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Author:    Aug, 2014
  - Demonstrates line graph and scatterplot usage using pyplot and numpy
  - A sample shapefile is included for testing purposes


  - Simply unzip the zip file into a folder and run the will be
    asked to enter 1, 2 or 3 which represent the 3 different samples.
  - The script uses raw_input to get the number, it is slow in pyscripter for some


  - When Arcscripts 2.0 opens up a fuller toolbox will be posted which allows for more
    interactive mapping options.  Send me an email with any special requests.

A simple verbose demo again, so that I don't forget. 

I updated it to conform to python 3.x... which will inevitably hit ArcMap.

The script is pretty self explanatory and no effort has been made to simplify it.


  To demonstrate the utility of using the collections module to
  obtain a simple frequency distribution, in this case, a list
  of random integers.  It is written verbosely so that the user
  can see the sequence of events and the results of the various
  A sequence of random numbers is generated and a dictionary of
  key:values is produced by collections.Counter.  The resultant
  keys are cloned to "classes" to prevent alteration of the
  initial keys.  An extra class is appended to the list to ensure
  that the last class in the keys is included since the behaviour
  of histogram is to combine the last two classes into
  one frequency (long story).  I just add a value of 1 to the last
  class to produce an extra bin.
  A histogram is produced which contains the classes and the frequency
  for those classes.

import collections 
import random 
import numpy as np 
from matplotlib import pyplot as plt 
rand_int = [random.randrange(1,6) for i in range(15)] 
dict = collections.Counter(rand_int) 
keys = dict.keys() 
counts = dict.values() 
classes = list(keys)                #clone the keys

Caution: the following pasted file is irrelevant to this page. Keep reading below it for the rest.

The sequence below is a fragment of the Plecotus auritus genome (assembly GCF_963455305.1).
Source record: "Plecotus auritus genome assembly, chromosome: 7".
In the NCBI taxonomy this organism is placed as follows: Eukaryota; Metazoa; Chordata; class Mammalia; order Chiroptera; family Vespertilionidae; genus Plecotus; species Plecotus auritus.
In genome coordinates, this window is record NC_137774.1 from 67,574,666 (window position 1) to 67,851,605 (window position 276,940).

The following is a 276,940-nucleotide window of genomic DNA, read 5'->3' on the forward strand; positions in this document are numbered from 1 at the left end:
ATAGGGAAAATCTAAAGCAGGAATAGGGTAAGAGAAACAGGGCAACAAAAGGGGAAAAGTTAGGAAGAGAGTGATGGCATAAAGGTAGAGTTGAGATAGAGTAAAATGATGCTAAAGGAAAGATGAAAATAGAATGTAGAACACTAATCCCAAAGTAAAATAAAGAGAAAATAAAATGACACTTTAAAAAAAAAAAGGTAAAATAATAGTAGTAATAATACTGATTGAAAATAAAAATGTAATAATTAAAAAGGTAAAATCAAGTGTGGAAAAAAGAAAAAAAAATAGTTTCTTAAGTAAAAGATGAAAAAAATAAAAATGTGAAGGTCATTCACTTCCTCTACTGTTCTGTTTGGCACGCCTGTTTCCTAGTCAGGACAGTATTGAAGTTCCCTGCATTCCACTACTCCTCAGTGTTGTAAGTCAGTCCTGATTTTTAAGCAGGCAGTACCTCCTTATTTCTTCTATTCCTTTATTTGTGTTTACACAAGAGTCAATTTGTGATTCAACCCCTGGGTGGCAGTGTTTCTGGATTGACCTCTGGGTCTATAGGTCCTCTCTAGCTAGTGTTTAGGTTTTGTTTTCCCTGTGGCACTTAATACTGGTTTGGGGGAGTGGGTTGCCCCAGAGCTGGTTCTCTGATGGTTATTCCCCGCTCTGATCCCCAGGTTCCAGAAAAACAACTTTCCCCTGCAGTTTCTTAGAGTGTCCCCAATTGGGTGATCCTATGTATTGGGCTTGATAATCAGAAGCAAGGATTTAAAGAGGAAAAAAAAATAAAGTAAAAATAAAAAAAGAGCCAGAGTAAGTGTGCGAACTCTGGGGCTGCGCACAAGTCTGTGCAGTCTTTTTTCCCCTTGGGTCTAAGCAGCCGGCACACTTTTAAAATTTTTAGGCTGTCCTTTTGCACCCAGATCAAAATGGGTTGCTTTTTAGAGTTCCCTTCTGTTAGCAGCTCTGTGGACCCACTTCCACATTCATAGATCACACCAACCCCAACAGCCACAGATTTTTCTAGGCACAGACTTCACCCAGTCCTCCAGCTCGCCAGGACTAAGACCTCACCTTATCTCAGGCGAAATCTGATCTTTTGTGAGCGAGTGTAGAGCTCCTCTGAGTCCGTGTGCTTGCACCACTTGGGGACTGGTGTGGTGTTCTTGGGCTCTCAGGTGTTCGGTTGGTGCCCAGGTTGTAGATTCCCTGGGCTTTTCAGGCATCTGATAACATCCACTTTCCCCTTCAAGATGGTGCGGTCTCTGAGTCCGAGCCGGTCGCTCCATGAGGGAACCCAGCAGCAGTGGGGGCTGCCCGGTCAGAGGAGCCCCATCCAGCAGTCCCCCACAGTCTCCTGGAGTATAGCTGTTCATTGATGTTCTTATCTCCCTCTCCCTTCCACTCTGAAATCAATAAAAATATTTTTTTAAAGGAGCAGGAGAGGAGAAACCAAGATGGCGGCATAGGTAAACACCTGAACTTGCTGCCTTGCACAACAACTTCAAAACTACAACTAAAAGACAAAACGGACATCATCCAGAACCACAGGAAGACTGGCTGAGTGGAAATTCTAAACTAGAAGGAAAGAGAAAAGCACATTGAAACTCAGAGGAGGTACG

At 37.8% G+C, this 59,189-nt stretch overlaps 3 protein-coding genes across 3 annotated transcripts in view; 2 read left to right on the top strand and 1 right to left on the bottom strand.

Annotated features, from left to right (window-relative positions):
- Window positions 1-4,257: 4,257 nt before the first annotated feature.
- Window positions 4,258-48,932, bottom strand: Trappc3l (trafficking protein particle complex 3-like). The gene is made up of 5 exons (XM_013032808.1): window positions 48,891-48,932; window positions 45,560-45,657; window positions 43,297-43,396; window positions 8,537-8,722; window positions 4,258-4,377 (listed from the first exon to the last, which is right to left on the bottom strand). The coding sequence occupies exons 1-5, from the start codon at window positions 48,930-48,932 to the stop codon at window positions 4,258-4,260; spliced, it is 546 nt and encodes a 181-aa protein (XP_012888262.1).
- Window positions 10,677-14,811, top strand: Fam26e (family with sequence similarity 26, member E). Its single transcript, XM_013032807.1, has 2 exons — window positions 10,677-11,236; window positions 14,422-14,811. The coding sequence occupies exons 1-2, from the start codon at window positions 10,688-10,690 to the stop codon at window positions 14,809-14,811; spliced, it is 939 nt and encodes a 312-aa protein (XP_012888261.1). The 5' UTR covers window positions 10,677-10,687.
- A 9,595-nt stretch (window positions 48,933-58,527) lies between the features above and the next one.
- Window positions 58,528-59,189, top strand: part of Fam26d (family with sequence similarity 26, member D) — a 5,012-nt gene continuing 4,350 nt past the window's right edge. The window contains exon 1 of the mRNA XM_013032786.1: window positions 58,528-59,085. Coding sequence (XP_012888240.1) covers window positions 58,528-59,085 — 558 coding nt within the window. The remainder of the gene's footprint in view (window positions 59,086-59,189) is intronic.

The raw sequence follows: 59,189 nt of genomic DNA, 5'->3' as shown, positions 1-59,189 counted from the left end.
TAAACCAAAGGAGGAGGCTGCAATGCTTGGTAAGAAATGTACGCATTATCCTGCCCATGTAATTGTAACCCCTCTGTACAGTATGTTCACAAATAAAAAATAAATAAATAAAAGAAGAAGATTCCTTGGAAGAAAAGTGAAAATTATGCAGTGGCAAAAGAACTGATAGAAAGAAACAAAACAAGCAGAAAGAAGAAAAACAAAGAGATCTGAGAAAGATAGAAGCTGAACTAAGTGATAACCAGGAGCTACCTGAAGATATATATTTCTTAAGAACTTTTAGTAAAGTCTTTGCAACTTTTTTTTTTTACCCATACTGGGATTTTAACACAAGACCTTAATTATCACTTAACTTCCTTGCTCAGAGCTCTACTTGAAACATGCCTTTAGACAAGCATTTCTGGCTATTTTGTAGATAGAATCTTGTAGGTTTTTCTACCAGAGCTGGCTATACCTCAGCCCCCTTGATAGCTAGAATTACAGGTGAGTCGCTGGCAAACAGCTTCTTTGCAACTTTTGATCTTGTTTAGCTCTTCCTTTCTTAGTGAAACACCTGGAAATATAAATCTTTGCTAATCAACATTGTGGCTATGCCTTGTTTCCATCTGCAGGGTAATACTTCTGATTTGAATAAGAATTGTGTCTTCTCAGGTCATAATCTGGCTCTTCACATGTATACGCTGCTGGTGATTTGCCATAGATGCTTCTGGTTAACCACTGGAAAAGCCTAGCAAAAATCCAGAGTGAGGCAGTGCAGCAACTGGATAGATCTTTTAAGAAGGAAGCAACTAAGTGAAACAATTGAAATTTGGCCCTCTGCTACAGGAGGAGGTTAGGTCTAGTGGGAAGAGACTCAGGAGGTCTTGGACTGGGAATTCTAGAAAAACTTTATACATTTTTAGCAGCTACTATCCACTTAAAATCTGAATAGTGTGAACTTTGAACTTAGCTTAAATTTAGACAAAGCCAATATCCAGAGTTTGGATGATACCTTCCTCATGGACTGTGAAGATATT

classes.append(classes[-1] + 1)  #to ensure that the last bin has values 

histo = np.histogram(rand_int,classes)
args = [rand_int, dict, keys, counts, histo, histo[1], histo[0]] 
frmt = """
Collections and pylab
Random integers: {}
Collections dict:
  keys:           {}
  values (freq):  {} 
Histogram         {}
   classes:       {}
   frequency:     {}

plt.title("Sample Histogram", loc='center') 
plt.xlabel("class"); plt.ylabel("frequency")




Collections and pylab
Random integers: [4, 5, 3, 4, 2, 4, 1, 5, 4, 5, 4, 5, 2, 2, 3]
Collections dict:
     Counter({4: 5, 5: 4, 2: 3, 3: 2, 1: 1})
  keys:           dict_keys([1, 2, 3, 4, 5])
  values (freq):  dict_values([1, 3, 2, 5, 4]) 
Histogram         (array([1, 3, 2, 5, 4]), array([1, 2, 3, 4, 5, 6]))
   classes:       [1 2 3 4 5 6]
   frequency:     [1 3 2 5 4]


As a simple histogram.


Which of course can be fancied up to suit your needs.  Matplotlib is certainly one package to explore... and there are even high-end graphics modules.

Without any explanation...I just didn't want to forget it.  More to follow when I get the graphing stuff finished.  Served as a good opportunity to explore numpy in more detail.  No effort was made to simplify it down further.  I will be adding shapefile reading capabilities as well.  Just open it and run it...a simple data set is contained within.  I have just copied and pasted it here until the issues with python encoding and IE 11 are sorted out...sorry




  calculates the correlation coefficient and regression parameters for simple
  correlation using numpy
import numpy as np


def correlation(xs,ys):
  s_x = np.std(xs, ddof=1, dtype=np.float64)
  s_y = np.std(ys, ddof=1, dtype=np.float64)
  covar = np.cov(xs,ys)[0][1]
  r = covar/(s_x * s_y)
  return r


def regress1D(xs, ys, dim=1):
  '''simple first-order least squares regression in the form y=mx+b'''
  coeff = np.polyfit(xs,ys,dim)
  polynomial = np
  polynomial = np.poly1d(coeff)
  y_cal = polynomial(xs)
  return [coeff, y_cal]


if __name__ == "__main__":
  xs = [0,1,2,3,4,5,6,7,8,9,10]; ys = [0.2,0.7,2.7,2.6,4.1,5,5.7,7.3,7.9,9.1,9.8]
  r = correlation(xs,ys)
  coeff, y_cal = regress1D(xs,ys,1)
  text ='y = %.3fx + %.3f' % (coeff[0],coeff[1])
  print "\nPearson's r: ", r
  print "Equation (y=mx+b): ", text